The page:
Then there are the two gold watches, reference BA345.0802 (yellow gold) and BC345.0802 (white gold). The two watches were depicted in detail last year on Fratello Watches ( click here ). I always was under the feeling that there were 300 models altogether, of which 20 were the white gold edition and 280 were in yellow gold. Which also would mean that the yellow gold models started with the A021 number. However, just yesterday I discovered this isn’t the case, there are yellow gold Speedmaster 345.0802 models that have an interesting number underneath A021.

Anyway, the yellow gold model (numbered (A)031) got 30.000 Swiss Francs including purchasers premium. That is a considerable amount for this model, that normally sells for much lower, however this one is complete with box and papers and the particular letter from Thomas P. Stafford and Space Shuttle program ‘brochure’. This watch isn’t as rare as the gold skeleton Speedmaster or the white gold edition obviously, yet a lot rarer than the Apollo XI 1969 model with the burgundy bezel . That one normally gets more than this yellow gold piece, as it has the heritage of the astronauts (all Apollo astronauts were given one) and the US president at the time (Nixon wouldn’t take a particularly costly gift).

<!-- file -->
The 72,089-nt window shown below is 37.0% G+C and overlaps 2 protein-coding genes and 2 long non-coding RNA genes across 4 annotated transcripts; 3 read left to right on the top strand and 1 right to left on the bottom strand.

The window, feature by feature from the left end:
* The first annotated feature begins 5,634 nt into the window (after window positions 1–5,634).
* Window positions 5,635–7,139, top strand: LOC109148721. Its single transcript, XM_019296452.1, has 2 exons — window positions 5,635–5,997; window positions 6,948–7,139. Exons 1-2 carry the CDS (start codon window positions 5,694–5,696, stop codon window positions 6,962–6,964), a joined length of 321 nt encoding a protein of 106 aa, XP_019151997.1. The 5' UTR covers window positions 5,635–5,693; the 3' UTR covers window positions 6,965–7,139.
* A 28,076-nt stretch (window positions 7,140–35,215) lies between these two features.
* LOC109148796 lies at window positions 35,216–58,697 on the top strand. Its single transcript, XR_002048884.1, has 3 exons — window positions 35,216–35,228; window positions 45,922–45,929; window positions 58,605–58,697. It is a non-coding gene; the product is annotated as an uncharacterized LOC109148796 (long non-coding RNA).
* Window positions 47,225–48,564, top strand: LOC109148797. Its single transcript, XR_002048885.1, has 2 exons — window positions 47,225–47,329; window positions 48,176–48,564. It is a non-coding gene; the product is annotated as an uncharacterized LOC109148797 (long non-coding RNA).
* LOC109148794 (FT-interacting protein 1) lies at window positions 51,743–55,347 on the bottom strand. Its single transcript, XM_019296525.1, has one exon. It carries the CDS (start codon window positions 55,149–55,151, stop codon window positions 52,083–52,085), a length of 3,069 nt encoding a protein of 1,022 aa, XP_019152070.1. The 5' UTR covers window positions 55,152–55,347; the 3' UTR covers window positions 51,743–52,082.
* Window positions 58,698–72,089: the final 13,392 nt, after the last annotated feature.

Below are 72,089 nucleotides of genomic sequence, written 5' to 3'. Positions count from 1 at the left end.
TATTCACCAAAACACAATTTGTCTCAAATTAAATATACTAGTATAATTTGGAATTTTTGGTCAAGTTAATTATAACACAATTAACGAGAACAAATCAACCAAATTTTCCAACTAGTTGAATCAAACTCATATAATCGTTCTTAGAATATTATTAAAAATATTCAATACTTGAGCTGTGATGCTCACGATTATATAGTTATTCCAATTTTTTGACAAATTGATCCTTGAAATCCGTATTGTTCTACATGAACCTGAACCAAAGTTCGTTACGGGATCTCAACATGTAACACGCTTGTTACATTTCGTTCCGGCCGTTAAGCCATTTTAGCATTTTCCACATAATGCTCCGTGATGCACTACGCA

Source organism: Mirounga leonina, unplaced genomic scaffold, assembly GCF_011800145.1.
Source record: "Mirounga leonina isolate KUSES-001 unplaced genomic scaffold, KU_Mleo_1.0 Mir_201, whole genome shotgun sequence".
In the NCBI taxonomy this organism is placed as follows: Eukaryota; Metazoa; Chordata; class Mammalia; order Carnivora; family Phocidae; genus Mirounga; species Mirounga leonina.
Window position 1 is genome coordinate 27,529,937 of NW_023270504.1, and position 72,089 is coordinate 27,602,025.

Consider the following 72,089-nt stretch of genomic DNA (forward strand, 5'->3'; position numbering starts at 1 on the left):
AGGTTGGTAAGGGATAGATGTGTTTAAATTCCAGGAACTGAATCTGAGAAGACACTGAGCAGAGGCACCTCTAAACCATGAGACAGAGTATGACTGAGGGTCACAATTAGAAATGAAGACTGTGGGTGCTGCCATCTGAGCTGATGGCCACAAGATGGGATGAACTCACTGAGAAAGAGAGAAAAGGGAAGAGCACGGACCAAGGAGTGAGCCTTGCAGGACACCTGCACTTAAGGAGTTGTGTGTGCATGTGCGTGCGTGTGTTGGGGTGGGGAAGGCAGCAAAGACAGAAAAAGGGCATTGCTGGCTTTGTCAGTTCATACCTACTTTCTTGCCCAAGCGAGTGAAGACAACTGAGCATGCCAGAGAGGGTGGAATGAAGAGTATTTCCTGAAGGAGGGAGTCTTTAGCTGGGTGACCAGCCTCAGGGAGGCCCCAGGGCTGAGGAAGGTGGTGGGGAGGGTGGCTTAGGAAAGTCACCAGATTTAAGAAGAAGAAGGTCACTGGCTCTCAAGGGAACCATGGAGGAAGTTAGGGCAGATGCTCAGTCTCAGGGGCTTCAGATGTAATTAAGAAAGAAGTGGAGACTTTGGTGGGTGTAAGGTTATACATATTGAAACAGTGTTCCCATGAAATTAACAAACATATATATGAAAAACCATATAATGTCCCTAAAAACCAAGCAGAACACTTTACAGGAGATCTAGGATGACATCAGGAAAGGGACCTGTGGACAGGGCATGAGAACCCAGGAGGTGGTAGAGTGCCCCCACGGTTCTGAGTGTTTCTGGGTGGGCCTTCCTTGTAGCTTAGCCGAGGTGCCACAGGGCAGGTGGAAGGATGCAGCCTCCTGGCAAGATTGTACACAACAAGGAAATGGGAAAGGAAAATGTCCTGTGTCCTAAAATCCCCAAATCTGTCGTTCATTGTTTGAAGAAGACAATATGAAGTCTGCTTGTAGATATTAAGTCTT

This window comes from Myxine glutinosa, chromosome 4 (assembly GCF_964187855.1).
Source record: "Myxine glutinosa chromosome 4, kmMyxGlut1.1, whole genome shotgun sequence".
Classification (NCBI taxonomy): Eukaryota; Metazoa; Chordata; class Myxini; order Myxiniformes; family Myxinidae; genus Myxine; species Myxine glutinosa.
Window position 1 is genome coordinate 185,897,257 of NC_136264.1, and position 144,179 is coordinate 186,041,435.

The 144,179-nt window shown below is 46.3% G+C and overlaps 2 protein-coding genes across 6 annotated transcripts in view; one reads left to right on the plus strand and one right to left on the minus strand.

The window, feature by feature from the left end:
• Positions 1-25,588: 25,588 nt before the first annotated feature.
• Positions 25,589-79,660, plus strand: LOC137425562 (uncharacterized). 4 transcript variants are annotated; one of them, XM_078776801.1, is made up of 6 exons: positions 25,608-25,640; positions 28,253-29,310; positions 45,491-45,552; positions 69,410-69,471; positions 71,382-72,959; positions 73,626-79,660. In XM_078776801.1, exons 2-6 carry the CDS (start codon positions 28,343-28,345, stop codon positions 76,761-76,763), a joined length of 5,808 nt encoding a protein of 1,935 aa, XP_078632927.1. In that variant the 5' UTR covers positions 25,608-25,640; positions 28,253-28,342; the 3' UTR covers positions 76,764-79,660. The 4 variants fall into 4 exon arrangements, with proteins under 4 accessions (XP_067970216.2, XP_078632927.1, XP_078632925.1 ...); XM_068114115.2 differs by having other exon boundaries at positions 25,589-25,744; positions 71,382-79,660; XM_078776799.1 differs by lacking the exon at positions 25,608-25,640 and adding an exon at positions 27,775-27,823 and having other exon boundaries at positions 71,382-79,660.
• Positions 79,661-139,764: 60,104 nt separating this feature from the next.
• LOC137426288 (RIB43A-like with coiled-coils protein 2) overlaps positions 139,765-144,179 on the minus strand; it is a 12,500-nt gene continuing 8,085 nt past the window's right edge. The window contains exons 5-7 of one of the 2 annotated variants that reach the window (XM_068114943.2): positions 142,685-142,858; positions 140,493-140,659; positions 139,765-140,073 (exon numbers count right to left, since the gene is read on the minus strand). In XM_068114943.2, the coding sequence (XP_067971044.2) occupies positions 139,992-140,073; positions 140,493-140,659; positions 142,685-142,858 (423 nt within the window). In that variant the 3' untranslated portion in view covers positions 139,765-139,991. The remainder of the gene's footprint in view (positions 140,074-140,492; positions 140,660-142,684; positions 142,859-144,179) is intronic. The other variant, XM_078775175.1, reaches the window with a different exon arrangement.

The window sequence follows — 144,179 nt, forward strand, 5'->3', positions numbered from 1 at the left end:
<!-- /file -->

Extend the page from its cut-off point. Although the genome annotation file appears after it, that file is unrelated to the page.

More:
Image by Herbert Mayer

The white gold edition, BC345.0802 and just 20 made has the novel number A04 and I anticipated that it should get along admirably at the auction. This watch has the same specifications as the yellow gold edition, with the rare caliber 861L (L stands for extravagance finish) and the typical engraving on the caseback. This Speedmaster Professional BC345.0802 is complete with box and certificate and got an incredible 87.500 Swiss Francs including purchasers premium. I’ve been watching the auction via the live association and I saw all three watches went to Australia. I trust it is the same purchaser, so he will have a pleasant threesome of pieces (all ‘sapphire caseback’ firsts) that compare to each other. Especially the white and yellow gold ones are very rare to have together.

Does these outcomes mean these will be the average going costs for these pieces? Nah, I am not altogether persuaded about that. What it did, is raise more awareness for these rare watches which will certainly be reflected in the going costs on the market. Where the yellow gold ‘Stafford’ pieces were traded for around 10.000 – 12.000 Euro (without box and papers), they may get a smidgen all the more presently because of the awareness and the fact that individuals realize that these are actually very rare.

I simply trust that the costs won’t go as crazy as what we are seeing with Rolex. It would make the existence of the Speedmaster gatherer harder than necessary. Also less fun, I may add. The beneficial thing about the Speedmaster is that you can in any case source a decent vintage 1970s piece for under 5000 Euro, the cost of a brand new Moonwatch. That said, the increase in number of fans and the demand for all-original (quality) pieces is being reflected in today’s estimating. Our companion of that will give you some guidance.